Thursday, November 15, 2012

Could Toronto Blue Jays Choose Rabbi As Manager?

WHILE THE TORONTO BLUE JAYS have already been having an active off-season with some big potential trades, the baseball talk in Toronto's Jewish community has to do with the team's next manager.

Zev Icyk is currently studying at the Rabbinical College of America, one of the largest Chabad Lubavitch yeshivas. Located in Morristown, N.J., the 25-year-old has bigger plans than just becoming another Chabad rabbi. He's interested in getting an offer to be the manager of the Toronto Blue Jays next season.

Originally from Thornhill, Ontario, Icyk is a lifelong Toronto Blue Jays fan. He's also got some baseball experience. He even threw a no-hitter playing for his college team. He pitched for the Canadian Thunderbirds under coach Allan (Tex) Montgomery, and attended Muscatine Community College in Iowa in 2008-09 as Warren Icyk.

According to the Toronto Sun, Icyk wrote in an email to the Blue Jays organization, explaining: "I have drive, motivation, experience and personality to take the Jays where Alex Anthopoulos wants them to go... The Jays would be the most aggressive and exciting team in the bigs. I am the only rabbi in the world with the ability to manage in the majors."

Rabbi Zev Icyk - Toronto Blue Jays Manager
Zev Icyk will soon be ordained as a Chabad rabbi, but he's willing to put that aside if the Toronto Blue Jays want him as their new manager.

Icyk said, "I just got married. My wife Sara asked, 'why devote your life to baseball since you were three years old and not apply?' If I can get an interview with Mr. Alex Anthopoulos, I'll be on a plane to Toronto the next day."

While the future rabbi is a long shot (okay, he's not shot) to become a manager in Major League Baseball, it does make for a great story. If nothing else, the Blue Jays should comp him a few tickets for next season (no Shabbos games!) and let him throw out a ceremonial first pitch.

Rabbi Jason Miller is the co-founder of the blog. He's an educator, entrepreneur and blogger from Metro Detroit. He blogs at and is on Twitter at @RabbiJason.

Wednesday, November 14, 2012

The Downfall of David Petraeus and Why Leaders Disappoint

TWO DAYS AGO MY COLLEAGUE, Rabbi Amy Small, wrote a powerful piece putting the news glut on the David Petraeus scandal into perspective as neighborhoods continue to reel after Hurricane Sandy and many are still without light or heat in their homes. While I wholeheartedly agree with her call for priorities, particularly when it comes to what gets the media’s attention and our own, I find myself reflecting on the Petraeus case this week, and looking at another aspect of the story. I think it is because I can empathize with many who feel such disappointment in a man who was held in such high esteem.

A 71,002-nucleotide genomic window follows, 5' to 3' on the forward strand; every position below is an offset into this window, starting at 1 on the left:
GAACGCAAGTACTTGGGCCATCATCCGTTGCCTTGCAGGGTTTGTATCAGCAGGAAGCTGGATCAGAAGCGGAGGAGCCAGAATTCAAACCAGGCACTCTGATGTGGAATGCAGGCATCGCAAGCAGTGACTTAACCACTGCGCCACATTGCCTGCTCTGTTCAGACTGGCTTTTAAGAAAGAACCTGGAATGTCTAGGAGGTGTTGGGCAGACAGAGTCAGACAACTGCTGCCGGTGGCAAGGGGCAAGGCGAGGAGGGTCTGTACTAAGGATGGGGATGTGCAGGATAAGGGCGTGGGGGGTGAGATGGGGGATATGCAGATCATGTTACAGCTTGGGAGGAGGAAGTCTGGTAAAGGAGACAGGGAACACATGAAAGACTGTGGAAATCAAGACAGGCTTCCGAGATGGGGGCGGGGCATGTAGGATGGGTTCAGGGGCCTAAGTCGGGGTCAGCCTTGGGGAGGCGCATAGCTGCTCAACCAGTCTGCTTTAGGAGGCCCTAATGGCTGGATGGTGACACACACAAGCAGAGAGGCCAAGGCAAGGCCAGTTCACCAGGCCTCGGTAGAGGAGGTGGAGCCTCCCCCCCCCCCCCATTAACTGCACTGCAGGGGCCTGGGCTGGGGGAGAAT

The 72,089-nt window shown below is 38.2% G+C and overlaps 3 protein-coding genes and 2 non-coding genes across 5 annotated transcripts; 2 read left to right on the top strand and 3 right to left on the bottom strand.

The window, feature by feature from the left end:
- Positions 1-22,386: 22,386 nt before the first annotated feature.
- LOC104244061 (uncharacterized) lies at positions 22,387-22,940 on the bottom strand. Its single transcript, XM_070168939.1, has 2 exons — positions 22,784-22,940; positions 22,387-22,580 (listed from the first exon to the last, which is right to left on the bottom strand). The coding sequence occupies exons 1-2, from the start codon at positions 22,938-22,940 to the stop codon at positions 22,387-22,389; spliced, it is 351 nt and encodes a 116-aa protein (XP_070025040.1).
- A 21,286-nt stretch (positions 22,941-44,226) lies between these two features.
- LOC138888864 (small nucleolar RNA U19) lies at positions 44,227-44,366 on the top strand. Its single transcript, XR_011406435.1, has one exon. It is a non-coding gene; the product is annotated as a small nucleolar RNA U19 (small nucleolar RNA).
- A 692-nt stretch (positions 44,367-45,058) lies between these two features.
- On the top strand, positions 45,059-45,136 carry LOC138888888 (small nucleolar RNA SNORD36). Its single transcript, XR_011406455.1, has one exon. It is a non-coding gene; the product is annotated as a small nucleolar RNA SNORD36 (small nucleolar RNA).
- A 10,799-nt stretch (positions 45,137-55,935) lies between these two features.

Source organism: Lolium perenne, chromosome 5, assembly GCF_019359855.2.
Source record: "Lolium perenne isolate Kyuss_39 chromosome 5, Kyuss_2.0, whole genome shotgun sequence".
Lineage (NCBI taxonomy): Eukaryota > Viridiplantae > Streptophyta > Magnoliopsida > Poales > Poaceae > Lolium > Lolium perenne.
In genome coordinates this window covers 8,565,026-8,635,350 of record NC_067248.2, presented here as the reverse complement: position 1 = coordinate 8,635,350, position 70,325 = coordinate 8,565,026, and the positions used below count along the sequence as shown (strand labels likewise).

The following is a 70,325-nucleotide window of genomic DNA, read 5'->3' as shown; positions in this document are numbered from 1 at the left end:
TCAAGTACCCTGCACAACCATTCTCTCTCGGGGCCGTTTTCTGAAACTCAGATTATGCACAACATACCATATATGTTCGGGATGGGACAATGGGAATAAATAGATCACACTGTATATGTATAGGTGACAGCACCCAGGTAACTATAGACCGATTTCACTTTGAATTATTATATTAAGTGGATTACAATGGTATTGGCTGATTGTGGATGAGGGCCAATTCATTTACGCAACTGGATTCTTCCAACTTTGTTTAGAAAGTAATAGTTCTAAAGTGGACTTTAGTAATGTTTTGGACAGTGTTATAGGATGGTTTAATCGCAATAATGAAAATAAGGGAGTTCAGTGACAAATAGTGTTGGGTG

And what I notice is that it is not unusual in these situations, when the esteemed fall off the pedestal that we have put them on, for our society to take things to the other extreme. Disgust is expressed; more than disappointment, so often the whole being and legacy of an individual is put down and not just the specific behavior that is the focus of attention. I’ve noticed many commentators on the radio and TV in recent days questioning Petraeus’ judgment on all matters, given his clear poor judgment on the matter of an illicit relationship.

My reflections and empathy stem, I think, from my own experience of watching an admired teacher fall from grace. When it happened, it also involved inappropriate relations that, as is so often the situation with men in positions of power and influence, were largely inappropriate because of the unequal power relations involved. While it was questionable whether the behaviors were illegal, there was no question that they were morally and spiritually deeply flawed.